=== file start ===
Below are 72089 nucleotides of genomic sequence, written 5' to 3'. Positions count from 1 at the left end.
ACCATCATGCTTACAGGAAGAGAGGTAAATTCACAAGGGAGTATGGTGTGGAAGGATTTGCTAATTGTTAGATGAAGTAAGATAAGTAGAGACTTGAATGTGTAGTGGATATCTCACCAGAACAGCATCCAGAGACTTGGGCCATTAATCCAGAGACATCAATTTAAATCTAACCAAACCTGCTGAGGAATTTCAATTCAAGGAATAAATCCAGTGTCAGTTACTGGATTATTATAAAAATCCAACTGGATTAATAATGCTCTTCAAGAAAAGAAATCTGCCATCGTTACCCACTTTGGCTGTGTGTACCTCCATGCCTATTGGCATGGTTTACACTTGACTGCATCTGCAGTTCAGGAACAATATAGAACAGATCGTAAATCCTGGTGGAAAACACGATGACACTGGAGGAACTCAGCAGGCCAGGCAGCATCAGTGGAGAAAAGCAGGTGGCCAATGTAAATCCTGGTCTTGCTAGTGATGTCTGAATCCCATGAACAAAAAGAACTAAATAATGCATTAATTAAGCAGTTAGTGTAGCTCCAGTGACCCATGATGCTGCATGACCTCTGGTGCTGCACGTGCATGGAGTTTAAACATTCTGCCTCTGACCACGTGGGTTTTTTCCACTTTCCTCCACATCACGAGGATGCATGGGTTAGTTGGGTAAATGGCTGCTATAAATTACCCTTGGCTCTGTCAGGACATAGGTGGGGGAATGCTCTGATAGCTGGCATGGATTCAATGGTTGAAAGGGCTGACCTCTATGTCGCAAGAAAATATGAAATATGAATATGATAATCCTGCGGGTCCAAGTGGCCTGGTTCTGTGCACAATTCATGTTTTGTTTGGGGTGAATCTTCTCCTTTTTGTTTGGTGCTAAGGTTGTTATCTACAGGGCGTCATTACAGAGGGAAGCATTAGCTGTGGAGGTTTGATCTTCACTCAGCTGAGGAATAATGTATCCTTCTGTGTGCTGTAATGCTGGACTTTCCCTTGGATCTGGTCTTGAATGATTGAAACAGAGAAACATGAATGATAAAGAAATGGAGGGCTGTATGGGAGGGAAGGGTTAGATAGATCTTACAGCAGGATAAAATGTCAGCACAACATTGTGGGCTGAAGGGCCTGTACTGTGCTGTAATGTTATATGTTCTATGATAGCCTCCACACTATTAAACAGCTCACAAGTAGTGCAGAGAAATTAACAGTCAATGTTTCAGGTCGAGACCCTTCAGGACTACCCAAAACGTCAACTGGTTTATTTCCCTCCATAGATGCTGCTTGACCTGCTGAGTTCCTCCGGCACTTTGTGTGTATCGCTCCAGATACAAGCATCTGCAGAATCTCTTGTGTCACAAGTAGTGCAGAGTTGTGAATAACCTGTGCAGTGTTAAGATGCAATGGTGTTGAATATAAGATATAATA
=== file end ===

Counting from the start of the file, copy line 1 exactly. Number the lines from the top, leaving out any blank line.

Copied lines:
Below are 72089 nucleotides of genomic sequence, written 5' to 3'. Positions count from 1 at the left end.